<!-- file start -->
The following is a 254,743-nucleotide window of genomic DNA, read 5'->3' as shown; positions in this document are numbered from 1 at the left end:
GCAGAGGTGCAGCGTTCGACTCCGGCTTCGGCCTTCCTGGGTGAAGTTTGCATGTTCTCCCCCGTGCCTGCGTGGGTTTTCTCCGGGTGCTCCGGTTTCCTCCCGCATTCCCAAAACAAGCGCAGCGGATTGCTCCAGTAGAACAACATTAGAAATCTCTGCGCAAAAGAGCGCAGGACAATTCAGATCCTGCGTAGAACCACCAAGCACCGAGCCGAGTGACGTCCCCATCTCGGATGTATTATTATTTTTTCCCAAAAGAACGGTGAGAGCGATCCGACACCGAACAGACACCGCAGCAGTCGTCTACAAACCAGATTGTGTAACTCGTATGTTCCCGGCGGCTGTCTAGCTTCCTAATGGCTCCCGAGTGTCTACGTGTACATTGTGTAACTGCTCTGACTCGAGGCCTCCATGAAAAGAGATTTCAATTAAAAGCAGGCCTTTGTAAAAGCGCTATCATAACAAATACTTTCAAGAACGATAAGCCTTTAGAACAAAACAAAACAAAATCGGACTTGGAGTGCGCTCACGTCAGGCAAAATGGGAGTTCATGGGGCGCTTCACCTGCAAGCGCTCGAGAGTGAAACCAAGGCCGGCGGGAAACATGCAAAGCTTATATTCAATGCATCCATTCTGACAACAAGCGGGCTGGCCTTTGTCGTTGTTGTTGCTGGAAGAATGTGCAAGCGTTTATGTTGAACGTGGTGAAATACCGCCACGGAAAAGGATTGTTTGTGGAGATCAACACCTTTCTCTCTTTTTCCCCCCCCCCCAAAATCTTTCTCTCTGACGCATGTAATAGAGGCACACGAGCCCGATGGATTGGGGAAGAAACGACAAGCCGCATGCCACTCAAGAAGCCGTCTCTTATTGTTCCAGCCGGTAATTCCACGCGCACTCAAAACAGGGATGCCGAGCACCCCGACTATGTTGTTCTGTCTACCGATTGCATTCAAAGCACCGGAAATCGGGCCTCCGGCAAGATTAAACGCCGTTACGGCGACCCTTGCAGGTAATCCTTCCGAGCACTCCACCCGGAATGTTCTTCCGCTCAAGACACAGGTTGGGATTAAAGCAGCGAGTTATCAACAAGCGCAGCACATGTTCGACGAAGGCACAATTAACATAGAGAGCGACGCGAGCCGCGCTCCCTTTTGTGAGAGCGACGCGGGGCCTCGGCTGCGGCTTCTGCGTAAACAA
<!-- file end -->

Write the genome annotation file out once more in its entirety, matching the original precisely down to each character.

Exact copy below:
The following is a 254,743-nucleotide window of genomic DNA, read 5'->3' as shown; positions in this document are numbered from 1 at the left end:
GCAGAGGTGCAGCGTTCGACTCCGGCTTCGGCCTTCCTGGGTGAAGTTTGCATGTTCTCCCCCGTGCCTGCGTGGGTTTTCTCCGGGTGCTCCGGTTTCCTCCCGCATTCCCAAAACAAGCGCAGCGGATTGCTCCAGTAGAACAACATTAGAAATCTCTGCGCAAAAGAGCGCAGGACAATTCAGATCCTGCGTAGAACCACCAAGCACCGAGCCGAGTGACGTCCCCATCTCGGATGTATTATTATTTTTTCCCAAAAGAACGGTGAGAGCGATCCGACACCGAACAGACACCGCAGCAGTCGTCTACAAACCAGATTGTGTAACTCGTATGTTCCCGGCGGCTGTCTAGCTTCCTAATGGCTCCCGAGTGTCTACGTGTACATTGTGTAACTGCTCTGACTCGAGGCCTCCATGAAAAGAGATTTCAATTAAAAGCAGGCCTTTGTAAAAGCGCTATCATAACAAATACTTTCAAGAACGATAAGCCTTTAGAACAAAACAAAACAAAATCGGACTTGGAGTGCGCTCACGTCAGGCAAAATGGGAGTTCATGGGGCGCTTCACCTGCAAGCGCTCGAGAGTGAAACCAAGGCCGGCGGGAAACATGCAAAGCTTATATTCAATGCATCCATTCTGACAACAAGCGGGCTGGCCTTTGTCGTTGTTGTTGCTGGAAGAATGTGCAAGCGTTTATGTTGAACGTGGTGAAATACCGCCACGGAAAAGGATTGTTTGTGGAGATCAACACCTTTCTCTCTTTTTCCCCCCCCCCCAAAATCTTTCTCTCTGACGCATGTAATAGAGGCACACGAGCCCGATGGATTGGGGAAGAAACGACAAGCCGCATGCCACTCAAGAAGCCGTCTCTTATTGTTCCAGCCGGTAATTCCACGCGCACTCAAAACAGGGATGCCGAGCACCCCGACTATGTTGTTCTGTCTACCGATTGCATTCAAAGCACCGGAAATCGGGCCTCCGGCAAGATTAAACGCCGTTACGGCGACCCTTGCAGGTAATCCTTCCGAGCACTCCACCCGGAATGTTCTTCCGCTCAAGACACAGGTTGGGATTAAAGCAGCGAGTTATCAACAAGCGCAGCACATGTTCGACGAAGGCACAATTAACATAGAGAGCGACGCGAGCCGCGCTCCCTTTTGTGAGAGCGACGCGGGGCCTCGGCTGCGGCTTCTGCGTAAACAA